I get asked a lot by people wanting to come on safari about the difference between the Kruger National Park (KNP) and Sabi Sands. For the uninformed, Sabi Sands is a private reserve that adjoins the greater KNP. It is named after the two rivers that run through and along one of its borders, namely the Sand River and the Sabie River. The reserve is populated by dozens of privately owned lodges and camps, each of which has their own boundaries. Some of the camps have traversing rights on each other’s properties, but for the most part you’re unlikely to encounter much traffic from neighbouring private reserves when you’re there.
There are no fences between KNP and Sabi Sands, so animals are free to roam between the two parks, generally oblivious to the fact that we humans regard these as two different places. The total size of the Sabi Sands reserve is approximately 65,000 hectares, which put into perspective is just shy of 3% of the total size of the Kruger National Park, or if you prefer to put it into human habitat perspective, a shade over half the size of New York City’s 5 boroughs combined. The Kruger Park itself is about the size of Hawaii, or close to the size of Switzerland if, like me, you have no idea of how big Hawaii actually is.
One of the interesting statistics about the Sabi Sands is that it has the highest density of leopards to be found anywhere else in Africa, and ergo the world, for that matter. They practically fall out of trees here. On our first safari there in 2010 we saw leopards more often than we saw lions. It was somewhat different this last time around, mainly because the Southern Pride of lions has established the area of Sabi Sabi as its main hunting territory. That pride is now over 20 strong and if you follow Richard DeGouveia’s (RangerRich) and Ben Coley’s blog you’ll be able to read a lot more about how this pride is changing over the years. There are constantly territorial battles being fought between themselves and other male lions that want to move into the area. Fascinating stuff, to which we were witness during our week long stay there at the beginning of October.
Once we arrived at Little Bush Camp our hosts Hugo, his wife Alta and their staff gave us a very warm welcome, briefed us on how the program would run for the week of our stay and invited us to have our first lunch on the deck adjoining the lodge’s main lounge. For me it was kind of like a homecoming of sorts. Little Bush Camp is very intimate and there are only 6 suites there, each of which can accommodate 2 persons. This makes it a perfect spot for our photographic safaris because we can book out the whole place and as a result we get to alter the daily program however we like. The suites at LBC are lovely and each of them has a private deck overlooking the Sand River, as well as a Jacuzzi and outdoor shower.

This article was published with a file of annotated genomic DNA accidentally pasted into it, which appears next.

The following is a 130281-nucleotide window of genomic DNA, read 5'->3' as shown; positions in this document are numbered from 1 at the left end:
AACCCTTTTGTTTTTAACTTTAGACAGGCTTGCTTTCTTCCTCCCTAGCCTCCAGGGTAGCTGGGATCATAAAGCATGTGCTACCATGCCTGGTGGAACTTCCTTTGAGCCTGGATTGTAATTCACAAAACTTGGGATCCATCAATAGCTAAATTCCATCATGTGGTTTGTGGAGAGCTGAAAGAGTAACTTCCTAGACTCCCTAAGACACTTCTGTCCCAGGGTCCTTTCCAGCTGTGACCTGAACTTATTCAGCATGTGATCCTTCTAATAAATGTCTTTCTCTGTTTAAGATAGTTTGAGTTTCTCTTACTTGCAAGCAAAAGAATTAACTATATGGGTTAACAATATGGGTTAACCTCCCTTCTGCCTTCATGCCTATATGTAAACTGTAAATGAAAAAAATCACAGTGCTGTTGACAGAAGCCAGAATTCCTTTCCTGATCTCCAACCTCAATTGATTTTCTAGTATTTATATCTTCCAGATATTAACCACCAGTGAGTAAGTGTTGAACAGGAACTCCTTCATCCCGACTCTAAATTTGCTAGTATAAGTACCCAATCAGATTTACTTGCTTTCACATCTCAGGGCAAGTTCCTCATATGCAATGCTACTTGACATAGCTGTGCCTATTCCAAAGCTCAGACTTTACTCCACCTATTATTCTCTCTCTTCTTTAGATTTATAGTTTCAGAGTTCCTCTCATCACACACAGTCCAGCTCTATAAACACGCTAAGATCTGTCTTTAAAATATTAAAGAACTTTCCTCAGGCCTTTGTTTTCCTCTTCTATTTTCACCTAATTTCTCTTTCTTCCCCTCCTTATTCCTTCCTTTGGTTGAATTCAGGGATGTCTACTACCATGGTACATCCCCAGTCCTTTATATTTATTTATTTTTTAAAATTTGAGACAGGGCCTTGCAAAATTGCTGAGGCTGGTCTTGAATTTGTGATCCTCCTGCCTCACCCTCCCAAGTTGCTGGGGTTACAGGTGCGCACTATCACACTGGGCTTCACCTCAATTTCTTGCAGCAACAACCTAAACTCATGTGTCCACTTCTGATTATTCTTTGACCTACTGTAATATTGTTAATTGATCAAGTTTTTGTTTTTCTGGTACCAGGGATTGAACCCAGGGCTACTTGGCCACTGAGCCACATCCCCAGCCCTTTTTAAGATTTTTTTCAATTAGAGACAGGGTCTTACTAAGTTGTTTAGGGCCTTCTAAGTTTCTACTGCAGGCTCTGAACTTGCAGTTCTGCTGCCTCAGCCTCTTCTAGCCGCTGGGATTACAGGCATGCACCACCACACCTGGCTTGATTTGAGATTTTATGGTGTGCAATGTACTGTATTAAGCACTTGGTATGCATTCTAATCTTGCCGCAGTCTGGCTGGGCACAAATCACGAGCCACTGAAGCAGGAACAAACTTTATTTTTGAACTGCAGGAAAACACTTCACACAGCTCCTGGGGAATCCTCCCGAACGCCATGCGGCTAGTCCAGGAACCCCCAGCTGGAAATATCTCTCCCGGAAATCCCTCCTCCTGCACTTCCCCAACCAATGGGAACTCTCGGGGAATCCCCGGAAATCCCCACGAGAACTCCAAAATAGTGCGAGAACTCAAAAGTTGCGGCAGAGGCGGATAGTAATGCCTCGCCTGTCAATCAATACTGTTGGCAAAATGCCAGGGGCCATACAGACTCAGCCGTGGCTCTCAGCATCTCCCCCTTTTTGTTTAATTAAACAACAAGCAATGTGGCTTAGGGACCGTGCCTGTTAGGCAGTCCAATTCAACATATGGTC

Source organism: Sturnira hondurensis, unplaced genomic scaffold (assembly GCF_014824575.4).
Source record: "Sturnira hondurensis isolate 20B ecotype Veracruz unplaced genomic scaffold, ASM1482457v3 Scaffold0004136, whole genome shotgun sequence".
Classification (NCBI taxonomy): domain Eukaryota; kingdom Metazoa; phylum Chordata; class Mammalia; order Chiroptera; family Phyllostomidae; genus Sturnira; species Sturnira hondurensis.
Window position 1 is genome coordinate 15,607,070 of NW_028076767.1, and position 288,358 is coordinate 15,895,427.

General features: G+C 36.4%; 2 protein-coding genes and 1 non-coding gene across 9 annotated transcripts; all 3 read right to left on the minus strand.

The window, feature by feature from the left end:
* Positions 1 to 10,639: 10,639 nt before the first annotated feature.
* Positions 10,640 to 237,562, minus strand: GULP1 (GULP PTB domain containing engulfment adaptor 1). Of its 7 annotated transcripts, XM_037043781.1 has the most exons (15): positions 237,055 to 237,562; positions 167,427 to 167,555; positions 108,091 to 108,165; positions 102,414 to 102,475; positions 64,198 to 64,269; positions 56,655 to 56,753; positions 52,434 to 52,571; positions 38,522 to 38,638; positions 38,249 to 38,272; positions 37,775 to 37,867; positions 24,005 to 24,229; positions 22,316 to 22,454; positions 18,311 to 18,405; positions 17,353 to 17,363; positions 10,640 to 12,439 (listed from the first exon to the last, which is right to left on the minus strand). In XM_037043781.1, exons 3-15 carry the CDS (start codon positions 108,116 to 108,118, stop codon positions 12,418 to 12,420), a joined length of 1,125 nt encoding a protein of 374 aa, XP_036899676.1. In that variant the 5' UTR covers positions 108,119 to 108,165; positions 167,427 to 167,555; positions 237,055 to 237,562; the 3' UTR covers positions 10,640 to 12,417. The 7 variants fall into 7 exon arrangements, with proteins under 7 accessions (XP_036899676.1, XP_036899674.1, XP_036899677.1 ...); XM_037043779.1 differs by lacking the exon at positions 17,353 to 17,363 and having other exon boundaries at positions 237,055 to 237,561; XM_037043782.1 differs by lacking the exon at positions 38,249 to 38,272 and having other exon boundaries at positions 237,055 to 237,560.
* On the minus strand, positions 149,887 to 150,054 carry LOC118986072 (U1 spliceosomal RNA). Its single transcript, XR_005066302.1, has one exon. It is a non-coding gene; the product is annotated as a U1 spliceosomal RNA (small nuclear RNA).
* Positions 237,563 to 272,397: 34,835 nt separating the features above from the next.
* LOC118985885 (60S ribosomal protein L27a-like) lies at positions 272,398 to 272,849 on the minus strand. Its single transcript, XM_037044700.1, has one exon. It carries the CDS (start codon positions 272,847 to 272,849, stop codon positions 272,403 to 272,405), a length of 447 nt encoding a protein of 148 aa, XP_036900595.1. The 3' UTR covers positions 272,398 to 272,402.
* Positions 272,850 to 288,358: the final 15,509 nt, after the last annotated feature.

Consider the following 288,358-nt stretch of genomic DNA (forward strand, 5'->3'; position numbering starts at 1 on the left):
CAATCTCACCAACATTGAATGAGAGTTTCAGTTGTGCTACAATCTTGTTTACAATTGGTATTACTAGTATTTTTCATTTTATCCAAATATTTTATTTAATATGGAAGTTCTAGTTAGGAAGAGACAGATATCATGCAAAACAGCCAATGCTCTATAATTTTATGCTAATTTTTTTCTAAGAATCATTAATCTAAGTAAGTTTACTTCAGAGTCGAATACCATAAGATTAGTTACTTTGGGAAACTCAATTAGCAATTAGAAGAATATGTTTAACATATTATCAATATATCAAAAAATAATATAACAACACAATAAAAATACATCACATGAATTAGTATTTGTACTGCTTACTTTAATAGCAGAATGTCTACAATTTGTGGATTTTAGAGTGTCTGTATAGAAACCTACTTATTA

Little Bush Camp is situated in the middle of the reserve and there are no fences around it to prevent predators from entering. There is a strand of electric fencing about 1.8m high which is used to keep out the elephants because they can be very destructive. Moving between the main building and the suites at night you will have to be accompanied by the rangers, otherwise you run the risk of becoming leopard dinner!
The experience is entirely authentic and that’s what makes it so exhilarating.
On our first drive that Monday evening we came across a lioness resting in the shade of a tree, not very far from LBC and right next to a rocky hill overlooking the northern part of the reserve. According to the rangers she had become separated from the Southern Pride during a hunt and they weren’t sure if perhaps she might have been ousted from the pride as well. With the afternoon sun about to drop below the horizon I found myself willing this lioness to wake up and walk up the hill so that we could get some decent shots of her. Well, it was almost as if she was tuned into all of our thoughts because she did exactly that and we were rewarded with some wonderful images of her looking into the very last of the day’s sunlight.